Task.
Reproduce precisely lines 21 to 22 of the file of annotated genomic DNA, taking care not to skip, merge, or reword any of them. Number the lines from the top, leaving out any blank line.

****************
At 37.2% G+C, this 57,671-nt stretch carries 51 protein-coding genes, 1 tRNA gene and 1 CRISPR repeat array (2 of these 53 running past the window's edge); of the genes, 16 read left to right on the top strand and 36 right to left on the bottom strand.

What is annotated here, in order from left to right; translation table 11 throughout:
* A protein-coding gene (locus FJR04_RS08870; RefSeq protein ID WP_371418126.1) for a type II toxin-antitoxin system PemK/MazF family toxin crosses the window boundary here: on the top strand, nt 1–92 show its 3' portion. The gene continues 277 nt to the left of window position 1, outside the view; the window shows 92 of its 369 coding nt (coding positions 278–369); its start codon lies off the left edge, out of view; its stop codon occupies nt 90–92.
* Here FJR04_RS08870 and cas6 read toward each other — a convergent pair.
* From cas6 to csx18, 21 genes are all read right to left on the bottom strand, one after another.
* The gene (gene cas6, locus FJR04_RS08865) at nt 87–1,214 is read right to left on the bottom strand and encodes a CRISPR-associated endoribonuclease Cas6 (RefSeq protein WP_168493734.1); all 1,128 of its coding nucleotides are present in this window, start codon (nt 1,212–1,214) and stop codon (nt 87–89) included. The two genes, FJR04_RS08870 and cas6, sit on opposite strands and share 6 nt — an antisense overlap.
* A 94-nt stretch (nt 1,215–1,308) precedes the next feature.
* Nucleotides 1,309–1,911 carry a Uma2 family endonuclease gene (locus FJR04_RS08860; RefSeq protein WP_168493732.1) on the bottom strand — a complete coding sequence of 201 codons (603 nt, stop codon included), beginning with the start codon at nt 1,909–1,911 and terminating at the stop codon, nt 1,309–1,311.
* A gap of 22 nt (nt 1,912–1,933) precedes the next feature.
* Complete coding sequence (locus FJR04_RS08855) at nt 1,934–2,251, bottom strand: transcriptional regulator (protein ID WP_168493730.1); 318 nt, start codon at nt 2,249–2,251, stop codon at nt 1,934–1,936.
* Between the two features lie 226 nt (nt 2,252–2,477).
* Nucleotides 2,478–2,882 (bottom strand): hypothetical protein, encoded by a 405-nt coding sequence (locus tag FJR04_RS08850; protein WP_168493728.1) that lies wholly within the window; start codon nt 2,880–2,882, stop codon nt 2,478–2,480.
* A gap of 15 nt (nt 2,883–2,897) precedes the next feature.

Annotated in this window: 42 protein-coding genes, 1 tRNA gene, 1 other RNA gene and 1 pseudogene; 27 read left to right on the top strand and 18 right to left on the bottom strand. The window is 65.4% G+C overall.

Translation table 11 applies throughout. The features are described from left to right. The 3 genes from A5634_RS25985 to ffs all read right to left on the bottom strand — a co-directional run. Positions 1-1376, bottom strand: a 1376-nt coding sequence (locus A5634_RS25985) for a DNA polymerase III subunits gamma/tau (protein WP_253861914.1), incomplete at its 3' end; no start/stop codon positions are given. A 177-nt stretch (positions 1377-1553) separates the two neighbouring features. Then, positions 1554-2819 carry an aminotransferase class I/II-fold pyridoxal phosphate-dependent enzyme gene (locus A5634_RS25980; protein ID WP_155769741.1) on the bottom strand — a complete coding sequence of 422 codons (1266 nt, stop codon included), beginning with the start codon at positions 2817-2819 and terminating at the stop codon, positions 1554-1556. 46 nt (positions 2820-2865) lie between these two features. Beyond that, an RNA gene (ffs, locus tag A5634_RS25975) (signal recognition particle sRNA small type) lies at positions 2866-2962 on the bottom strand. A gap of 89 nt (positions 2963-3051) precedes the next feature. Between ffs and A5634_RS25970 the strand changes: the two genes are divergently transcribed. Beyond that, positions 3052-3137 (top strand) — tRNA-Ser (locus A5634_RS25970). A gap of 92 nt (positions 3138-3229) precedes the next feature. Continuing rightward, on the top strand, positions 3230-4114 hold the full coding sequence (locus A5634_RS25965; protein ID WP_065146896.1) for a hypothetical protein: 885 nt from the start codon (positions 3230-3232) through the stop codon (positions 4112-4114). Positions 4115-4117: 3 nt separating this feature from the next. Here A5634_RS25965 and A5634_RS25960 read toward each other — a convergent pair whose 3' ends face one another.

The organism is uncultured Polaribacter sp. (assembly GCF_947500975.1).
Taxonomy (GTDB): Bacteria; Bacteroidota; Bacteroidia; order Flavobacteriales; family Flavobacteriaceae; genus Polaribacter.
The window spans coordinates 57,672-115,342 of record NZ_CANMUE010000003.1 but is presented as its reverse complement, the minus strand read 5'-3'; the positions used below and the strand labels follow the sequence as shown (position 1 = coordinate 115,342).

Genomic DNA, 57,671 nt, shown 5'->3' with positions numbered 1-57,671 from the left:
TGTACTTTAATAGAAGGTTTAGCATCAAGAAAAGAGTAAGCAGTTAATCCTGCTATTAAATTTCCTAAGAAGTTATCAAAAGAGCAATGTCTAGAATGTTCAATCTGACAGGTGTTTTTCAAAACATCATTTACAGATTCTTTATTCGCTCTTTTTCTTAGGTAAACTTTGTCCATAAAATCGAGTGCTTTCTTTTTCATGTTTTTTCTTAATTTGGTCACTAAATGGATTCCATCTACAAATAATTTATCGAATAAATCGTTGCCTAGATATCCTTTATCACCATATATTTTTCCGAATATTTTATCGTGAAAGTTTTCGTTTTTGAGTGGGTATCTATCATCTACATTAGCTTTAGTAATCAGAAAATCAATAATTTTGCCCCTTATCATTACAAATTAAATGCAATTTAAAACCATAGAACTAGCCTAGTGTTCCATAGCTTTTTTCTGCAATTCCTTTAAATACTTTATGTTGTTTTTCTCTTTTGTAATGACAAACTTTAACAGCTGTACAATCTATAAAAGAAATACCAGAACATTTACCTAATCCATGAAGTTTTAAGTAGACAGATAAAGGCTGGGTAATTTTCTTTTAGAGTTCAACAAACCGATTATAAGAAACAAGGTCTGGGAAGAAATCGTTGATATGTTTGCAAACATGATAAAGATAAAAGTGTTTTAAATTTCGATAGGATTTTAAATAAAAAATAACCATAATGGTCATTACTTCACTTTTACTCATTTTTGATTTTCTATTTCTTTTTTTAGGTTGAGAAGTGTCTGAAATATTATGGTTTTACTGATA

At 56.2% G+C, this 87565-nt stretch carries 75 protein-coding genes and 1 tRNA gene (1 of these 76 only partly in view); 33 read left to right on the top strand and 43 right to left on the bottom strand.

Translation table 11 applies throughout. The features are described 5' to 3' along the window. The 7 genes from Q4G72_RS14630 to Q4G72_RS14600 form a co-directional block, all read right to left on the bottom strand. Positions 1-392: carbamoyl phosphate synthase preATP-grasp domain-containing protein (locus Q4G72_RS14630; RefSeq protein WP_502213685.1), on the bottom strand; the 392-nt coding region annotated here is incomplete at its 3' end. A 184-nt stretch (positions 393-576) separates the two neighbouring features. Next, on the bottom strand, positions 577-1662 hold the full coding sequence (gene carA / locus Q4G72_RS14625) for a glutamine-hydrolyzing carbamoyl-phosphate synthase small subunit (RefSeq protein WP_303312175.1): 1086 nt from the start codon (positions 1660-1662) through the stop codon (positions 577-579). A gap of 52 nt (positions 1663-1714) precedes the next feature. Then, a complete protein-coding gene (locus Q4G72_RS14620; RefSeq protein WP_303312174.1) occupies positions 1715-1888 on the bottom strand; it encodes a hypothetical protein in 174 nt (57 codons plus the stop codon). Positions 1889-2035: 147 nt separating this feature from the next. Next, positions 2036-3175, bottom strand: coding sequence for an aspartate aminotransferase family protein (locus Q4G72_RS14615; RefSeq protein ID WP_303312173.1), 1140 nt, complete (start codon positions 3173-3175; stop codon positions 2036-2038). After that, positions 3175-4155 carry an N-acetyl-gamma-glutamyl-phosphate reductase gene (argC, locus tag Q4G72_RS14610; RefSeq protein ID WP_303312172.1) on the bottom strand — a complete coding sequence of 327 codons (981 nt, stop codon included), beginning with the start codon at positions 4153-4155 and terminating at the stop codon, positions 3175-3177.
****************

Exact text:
At 56.2% G+C, this 87565-nt stretch carries 75 protein-coding genes and 1 tRNA gene (1 of these 76 only partly in view); 33 read left to right on the top strand and 43 right to left on the bottom strand.

Translation table 11 applies throughout. The features are described 5' to 3' along the window. The 7 genes from Q4G72_RS14630 to Q4G72_RS14600 form a co-directional block, all read right to left on the bottom strand. Positions 1-392: carbamoyl phosphate synthase preATP-grasp domain-containing protein (locus Q4G72_RS14630; RefSeq protein WP_502213685.1), on the bottom strand; the 392-nt coding region annotated here is incomplete at its 3' end. A 184-nt stretch (positions 393-576) separates the two neighbouring features. Next, on the bottom strand, positions 577-1662 hold the full coding sequence (gene carA / locus Q4G72_RS14625) for a glutamine-hydrolyzing carbamoyl-phosphate synthase small subunit (RefSeq protein WP_303312175.1): 1086 nt from the start codon (positions 1660-1662) through the stop codon (positions 577-579). A gap of 52 nt (positions 1663-1714) precedes the next feature. Then, a complete protein-coding gene (locus Q4G72_RS14620; RefSeq protein WP_303312174.1) occupies positions 1715-1888 on the bottom strand; it encodes a hypothetical protein in 174 nt (57 codons plus the stop codon). Positions 1889-2035: 147 nt separating this feature from the next. Next, positions 2036-3175, bottom strand: coding sequence for an aspartate aminotransferase family protein (locus Q4G72_RS14615; RefSeq protein ID WP_303312173.1), 1140 nt, complete (start codon positions 3173-3175; stop codon positions 2036-2038). After that, positions 3175-4155 carry an N-acetyl-gamma-glutamyl-phosphate reductase gene (argC, locus tag Q4G72_RS14610; RefSeq protein ID WP_303312172.1) on the bottom strand — a complete coding sequence of 327 codons (981 nt, stop codon included), beginning with the start codon at positions 4153-4155 and terminating at the stop codon, positions 3175-3177.